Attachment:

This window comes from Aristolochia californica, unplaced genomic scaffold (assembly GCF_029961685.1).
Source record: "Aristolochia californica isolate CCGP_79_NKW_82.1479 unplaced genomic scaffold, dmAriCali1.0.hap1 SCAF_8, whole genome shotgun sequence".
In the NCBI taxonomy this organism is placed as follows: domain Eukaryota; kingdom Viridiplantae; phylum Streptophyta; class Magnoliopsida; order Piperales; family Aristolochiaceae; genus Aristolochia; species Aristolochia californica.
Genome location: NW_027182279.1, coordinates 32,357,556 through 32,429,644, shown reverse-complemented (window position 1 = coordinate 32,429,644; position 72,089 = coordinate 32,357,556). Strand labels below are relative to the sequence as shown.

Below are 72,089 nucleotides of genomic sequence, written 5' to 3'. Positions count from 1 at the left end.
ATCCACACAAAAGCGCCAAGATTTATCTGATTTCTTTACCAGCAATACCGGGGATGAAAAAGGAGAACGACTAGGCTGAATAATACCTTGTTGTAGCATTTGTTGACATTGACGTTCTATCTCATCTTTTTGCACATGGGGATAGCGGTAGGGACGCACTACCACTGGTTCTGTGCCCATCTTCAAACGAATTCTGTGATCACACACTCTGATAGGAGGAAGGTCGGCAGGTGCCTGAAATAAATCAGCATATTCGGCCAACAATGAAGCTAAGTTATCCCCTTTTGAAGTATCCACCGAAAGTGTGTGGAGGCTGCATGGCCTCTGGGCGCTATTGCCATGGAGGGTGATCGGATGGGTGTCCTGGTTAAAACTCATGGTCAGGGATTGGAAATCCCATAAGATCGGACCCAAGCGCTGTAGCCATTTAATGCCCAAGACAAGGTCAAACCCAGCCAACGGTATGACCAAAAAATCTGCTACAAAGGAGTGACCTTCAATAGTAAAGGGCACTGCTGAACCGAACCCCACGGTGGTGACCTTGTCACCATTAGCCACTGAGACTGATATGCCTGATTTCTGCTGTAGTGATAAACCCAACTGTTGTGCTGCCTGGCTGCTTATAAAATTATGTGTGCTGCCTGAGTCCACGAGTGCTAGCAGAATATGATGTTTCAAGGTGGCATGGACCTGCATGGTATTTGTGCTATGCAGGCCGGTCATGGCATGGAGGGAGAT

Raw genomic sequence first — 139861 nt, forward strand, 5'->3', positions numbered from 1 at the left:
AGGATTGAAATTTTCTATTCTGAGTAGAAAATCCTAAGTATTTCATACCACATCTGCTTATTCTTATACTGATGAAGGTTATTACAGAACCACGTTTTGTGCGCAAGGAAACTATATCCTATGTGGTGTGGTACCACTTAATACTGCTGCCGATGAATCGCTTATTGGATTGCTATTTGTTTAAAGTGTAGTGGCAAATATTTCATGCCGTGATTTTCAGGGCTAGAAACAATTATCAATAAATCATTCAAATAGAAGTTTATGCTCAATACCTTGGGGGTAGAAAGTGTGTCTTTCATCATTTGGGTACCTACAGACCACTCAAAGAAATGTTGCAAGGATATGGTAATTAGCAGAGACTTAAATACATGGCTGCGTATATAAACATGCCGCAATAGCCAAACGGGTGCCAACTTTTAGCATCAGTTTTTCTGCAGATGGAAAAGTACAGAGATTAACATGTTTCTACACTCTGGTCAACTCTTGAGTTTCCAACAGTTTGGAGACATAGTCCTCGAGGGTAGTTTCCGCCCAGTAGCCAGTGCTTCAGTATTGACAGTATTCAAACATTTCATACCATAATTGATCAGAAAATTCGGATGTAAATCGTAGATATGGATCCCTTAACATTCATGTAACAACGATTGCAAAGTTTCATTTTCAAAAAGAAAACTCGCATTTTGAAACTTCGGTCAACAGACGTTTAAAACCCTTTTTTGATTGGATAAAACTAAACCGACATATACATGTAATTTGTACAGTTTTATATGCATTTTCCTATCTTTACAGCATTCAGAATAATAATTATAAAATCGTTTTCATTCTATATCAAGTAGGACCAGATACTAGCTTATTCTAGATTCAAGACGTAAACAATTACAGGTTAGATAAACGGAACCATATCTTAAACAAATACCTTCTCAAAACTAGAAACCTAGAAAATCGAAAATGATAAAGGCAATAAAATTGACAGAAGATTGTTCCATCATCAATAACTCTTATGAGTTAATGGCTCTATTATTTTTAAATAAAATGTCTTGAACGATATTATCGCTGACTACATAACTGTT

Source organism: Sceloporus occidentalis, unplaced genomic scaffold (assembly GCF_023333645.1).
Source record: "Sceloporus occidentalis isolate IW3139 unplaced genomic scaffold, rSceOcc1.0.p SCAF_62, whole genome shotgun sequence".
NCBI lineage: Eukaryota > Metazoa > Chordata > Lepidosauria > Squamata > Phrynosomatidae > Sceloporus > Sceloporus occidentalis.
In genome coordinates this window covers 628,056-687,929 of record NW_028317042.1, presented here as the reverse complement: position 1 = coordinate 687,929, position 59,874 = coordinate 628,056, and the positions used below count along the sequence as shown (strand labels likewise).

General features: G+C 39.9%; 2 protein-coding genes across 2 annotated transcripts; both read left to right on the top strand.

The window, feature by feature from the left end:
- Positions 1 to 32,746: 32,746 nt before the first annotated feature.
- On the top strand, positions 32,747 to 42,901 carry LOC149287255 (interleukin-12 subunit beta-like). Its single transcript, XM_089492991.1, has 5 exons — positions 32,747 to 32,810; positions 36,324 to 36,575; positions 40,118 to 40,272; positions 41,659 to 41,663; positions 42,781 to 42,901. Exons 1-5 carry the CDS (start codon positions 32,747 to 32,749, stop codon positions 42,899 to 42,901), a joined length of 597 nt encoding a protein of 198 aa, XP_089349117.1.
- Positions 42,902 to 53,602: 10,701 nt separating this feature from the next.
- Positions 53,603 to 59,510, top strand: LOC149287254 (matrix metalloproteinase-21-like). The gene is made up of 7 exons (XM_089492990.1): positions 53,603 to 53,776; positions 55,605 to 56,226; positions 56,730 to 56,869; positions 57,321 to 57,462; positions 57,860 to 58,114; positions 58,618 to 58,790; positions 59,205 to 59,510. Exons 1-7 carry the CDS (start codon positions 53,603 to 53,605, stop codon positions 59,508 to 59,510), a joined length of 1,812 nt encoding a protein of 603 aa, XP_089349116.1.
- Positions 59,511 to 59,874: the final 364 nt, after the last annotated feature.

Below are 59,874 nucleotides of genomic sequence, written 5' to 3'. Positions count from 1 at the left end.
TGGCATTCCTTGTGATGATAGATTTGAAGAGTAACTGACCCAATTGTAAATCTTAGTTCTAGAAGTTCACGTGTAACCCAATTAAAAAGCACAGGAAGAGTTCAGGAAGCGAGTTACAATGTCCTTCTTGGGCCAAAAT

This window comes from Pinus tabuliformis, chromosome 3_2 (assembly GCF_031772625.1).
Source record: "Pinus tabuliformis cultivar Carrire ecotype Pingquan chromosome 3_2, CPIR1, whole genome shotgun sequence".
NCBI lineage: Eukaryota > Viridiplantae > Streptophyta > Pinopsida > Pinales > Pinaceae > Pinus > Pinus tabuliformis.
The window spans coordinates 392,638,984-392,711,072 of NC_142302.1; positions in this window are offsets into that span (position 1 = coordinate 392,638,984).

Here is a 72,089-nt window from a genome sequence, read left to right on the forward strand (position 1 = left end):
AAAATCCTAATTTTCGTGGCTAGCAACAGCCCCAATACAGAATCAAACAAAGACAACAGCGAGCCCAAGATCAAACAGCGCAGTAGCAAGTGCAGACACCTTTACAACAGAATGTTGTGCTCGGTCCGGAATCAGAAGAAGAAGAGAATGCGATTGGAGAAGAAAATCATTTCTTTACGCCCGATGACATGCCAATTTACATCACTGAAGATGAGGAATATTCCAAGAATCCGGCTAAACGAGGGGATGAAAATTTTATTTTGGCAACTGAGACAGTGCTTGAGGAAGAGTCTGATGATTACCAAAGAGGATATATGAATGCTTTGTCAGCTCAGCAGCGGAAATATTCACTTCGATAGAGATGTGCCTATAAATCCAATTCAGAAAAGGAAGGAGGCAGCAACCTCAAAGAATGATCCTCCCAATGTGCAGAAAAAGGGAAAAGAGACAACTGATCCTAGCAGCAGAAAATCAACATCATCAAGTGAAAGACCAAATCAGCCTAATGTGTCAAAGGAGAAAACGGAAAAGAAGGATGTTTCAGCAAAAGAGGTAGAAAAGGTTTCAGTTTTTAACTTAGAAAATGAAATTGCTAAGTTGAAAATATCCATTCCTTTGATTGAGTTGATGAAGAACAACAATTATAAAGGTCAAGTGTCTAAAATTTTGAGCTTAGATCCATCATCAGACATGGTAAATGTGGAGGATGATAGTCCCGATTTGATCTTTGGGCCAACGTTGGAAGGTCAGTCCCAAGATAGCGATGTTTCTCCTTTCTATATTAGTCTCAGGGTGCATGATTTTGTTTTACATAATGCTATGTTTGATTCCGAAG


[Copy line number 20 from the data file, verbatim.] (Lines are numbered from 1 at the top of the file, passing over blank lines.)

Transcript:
Below are 59,874 nucleotides of genomic sequence, written 5' to 3'. Positions count from 1 at the left end.